The Art of Delegating – don’t take the monkey!

Batting the Monkeys Back

Mister C enters and sits opposite me. "One of these days it's going to have to be decided what I am supposed to be doing. Right now I'm up to my neck in one crisis after another without knowing where either my authority or my responsibilities leave off or begin. When things go wrong I wind up being the fall guy even though, by rights, the responsibility should have been someone else's. When things go right, somebody else winds up being the hero. Not that I care who gets the credit, but I'm just about fed up being the indispensable man with no charter to work from."
"You won't believe it," I concur, "but this situation has been as disturbing to me as it has been to you. And I know how to correct it. The first step," I advise him, "is to develop a list of things you are now doing."
"What's the point of that? It would be better to develop a list of what I should be doing." "That comes later. In order to start doing what you should be doing you will have to stop many of the things you are now doing. Since it's difficult to stop doing things that other people have learned to depend on you for, the process of disengagement has to be at least as carefully planned as the process of engagement. That's why an accurate and comprehensive inventory of the things others are right now depending on you for is the all-important first step. Maybe this illustration will clinch the idea for you. Let's say you and I want to go to San Francisco. To plan the trip it will do us no good to know only where that city is. To get anywhere you have first to know where you are. In short, you can't arrive at any predetermined destination unless you know where you are leaving from."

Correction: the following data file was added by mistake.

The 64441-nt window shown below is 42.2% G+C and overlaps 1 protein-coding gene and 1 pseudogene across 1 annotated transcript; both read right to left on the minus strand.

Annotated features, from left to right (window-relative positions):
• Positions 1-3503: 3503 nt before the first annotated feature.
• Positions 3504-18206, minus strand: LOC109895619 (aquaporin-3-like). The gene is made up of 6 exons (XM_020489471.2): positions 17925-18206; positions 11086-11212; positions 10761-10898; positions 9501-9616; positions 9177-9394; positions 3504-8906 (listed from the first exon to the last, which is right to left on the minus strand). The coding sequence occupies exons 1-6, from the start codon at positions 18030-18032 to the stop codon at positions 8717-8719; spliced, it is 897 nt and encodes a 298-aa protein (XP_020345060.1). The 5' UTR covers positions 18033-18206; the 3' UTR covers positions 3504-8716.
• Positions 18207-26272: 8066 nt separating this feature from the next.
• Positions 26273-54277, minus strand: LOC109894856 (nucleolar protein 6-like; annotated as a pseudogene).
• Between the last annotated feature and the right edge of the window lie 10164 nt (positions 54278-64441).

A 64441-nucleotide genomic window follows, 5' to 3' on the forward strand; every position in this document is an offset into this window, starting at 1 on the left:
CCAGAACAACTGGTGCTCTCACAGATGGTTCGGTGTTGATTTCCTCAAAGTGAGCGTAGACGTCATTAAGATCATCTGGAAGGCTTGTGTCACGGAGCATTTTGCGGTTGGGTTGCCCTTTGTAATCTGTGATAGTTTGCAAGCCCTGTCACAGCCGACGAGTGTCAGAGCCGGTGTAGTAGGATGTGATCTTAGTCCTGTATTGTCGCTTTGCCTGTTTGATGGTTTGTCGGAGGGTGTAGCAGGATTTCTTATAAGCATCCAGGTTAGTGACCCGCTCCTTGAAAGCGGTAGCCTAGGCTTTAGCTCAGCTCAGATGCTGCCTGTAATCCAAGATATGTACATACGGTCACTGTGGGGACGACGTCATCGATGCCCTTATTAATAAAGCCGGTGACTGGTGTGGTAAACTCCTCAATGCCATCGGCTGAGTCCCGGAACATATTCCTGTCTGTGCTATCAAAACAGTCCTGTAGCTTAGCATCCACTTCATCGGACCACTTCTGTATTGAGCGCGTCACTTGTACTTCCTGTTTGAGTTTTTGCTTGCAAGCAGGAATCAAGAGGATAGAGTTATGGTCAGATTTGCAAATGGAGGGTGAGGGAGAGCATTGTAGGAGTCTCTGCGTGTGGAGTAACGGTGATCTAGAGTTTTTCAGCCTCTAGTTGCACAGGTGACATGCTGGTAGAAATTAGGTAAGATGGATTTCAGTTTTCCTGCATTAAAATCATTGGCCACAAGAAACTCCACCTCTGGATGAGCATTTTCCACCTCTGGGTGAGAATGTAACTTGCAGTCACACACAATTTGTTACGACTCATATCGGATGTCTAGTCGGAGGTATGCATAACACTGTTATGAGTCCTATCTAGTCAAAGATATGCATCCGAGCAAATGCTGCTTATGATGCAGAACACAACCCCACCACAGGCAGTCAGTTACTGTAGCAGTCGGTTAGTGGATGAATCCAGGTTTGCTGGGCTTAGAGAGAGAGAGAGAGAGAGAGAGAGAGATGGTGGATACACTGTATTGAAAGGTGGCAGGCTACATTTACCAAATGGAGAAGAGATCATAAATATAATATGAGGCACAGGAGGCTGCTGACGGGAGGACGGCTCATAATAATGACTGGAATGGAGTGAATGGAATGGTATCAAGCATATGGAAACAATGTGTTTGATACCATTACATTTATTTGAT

"I am so far behind in my work now I don't see how I'll get the time to do this. I know what I'm doing, of course, but I'm not good at putting it into words. A job like this really can't be de­scribed clearly on paper."
"Then let me offer a few suggestions," I put in encouragingly. "This is going to be a list of the things others are depending on you for."
 "But I also do a lot of things that nobody is de­pending on me for but which still have to be done."
Include them too. Now let me suggest how you should write them. Each item on the list should start with the personal pronoun "I" followed by a transitive verb and ending with a noun. A good example of such an item would be "I review cost reports."
"I get it," he brightens up. "Others would be: I schedule the weekly training sessions, I screen the incoming mail, and I follow up on the grievance procedure."
"That's it," I nod, "and in each case write in the right hand margin the name of the individual or individuals who are depending on you for it. If you're the only one who's interested, put your own name there. Now, by when will you have the list ready?"
"A week should do it."
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